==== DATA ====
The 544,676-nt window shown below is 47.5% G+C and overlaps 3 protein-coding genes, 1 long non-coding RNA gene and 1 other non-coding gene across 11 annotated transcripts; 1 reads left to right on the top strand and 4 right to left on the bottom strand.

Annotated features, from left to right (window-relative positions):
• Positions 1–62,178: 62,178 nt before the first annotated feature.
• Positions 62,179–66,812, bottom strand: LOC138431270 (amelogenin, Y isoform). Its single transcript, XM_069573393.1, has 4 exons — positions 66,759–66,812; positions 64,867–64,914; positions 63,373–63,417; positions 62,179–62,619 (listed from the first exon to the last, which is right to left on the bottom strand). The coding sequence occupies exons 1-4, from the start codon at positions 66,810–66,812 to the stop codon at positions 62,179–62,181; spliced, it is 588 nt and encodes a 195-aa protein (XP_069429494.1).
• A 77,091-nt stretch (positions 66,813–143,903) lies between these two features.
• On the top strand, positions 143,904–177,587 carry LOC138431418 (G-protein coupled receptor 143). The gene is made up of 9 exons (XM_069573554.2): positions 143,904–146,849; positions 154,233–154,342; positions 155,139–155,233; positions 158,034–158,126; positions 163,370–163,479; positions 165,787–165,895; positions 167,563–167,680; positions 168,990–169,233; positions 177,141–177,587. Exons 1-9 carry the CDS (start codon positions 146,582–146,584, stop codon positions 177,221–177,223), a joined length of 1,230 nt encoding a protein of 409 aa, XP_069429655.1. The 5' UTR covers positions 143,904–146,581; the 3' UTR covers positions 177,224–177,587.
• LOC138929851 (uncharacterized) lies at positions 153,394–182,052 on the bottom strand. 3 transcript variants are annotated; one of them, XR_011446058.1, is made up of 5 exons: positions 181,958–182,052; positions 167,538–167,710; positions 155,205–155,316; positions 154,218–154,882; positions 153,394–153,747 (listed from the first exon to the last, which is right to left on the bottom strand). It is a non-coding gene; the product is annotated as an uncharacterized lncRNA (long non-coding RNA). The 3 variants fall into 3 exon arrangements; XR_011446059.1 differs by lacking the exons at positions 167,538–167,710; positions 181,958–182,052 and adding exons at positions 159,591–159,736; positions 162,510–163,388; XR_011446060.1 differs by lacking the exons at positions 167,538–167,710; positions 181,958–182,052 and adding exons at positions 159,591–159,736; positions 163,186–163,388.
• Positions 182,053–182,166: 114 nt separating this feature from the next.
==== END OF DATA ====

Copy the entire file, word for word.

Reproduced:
The 544,676-nt window shown below is 47.5% G+C and overlaps 3 protein-coding genes, 1 long non-coding RNA gene and 1 other non-coding gene across 11 annotated transcripts; 1 reads left to right on the top strand and 4 right to left on the bottom strand.

Annotated features, from left to right (window-relative positions):
• Positions 1–62,178: 62,178 nt before the first annotated feature.
• Positions 62,179–66,812, bottom strand: LOC138431270 (amelogenin, Y isoform). Its single transcript, XM_069573393.1, has 4 exons — positions 66,759–66,812; positions 64,867–64,914; positions 63,373–63,417; positions 62,179–62,619 (listed from the first exon to the last, which is right to left on the bottom strand). The coding sequence occupies exons 1-4, from the start codon at positions 66,810–66,812 to the stop codon at positions 62,179–62,181; spliced, it is 588 nt and encodes a 195-aa protein (XP_069429494.1).
• A 77,091-nt stretch (positions 66,813–143,903) lies between these two features.
• On the top strand, positions 143,904–177,587 carry LOC138431418 (G-protein coupled receptor 143). The gene is made up of 9 exons (XM_069573554.2): positions 143,904–146,849; positions 154,233–154,342; positions 155,139–155,233; positions 158,034–158,126; positions 163,370–163,479; positions 165,787–165,895; positions 167,563–167,680; positions 168,990–169,233; positions 177,141–177,587. Exons 1-9 carry the CDS (start codon positions 146,582–146,584, stop codon positions 177,221–177,223), a joined length of 1,230 nt encoding a protein of 409 aa, XP_069429655.1. The 5' UTR covers positions 143,904–146,581; the 3' UTR covers positions 177,224–177,587.
• LOC138929851 (uncharacterized) lies at positions 153,394–182,052 on the bottom strand. 3 transcript variants are annotated; one of them, XR_011446058.1, is made up of 5 exons: positions 181,958–182,052; positions 167,538–167,710; positions 155,205–155,316; positions 154,218–154,882; positions 153,394–153,747 (listed from the first exon to the last, which is right to left on the bottom strand). It is a non-coding gene; the product is annotated as an uncharacterized lncRNA (long non-coding RNA). The 3 variants fall into 3 exon arrangements; XR_011446059.1 differs by lacking the exons at positions 167,538–167,710; positions 181,958–182,052 and adding exons at positions 159,591–159,736; positions 162,510–163,388; XR_011446060.1 differs by lacking the exons at positions 167,538–167,710; positions 181,958–182,052 and adding exons at positions 159,591–159,736; positions 163,186–163,388.
• Positions 182,053–182,166: 114 nt separating this feature from the next.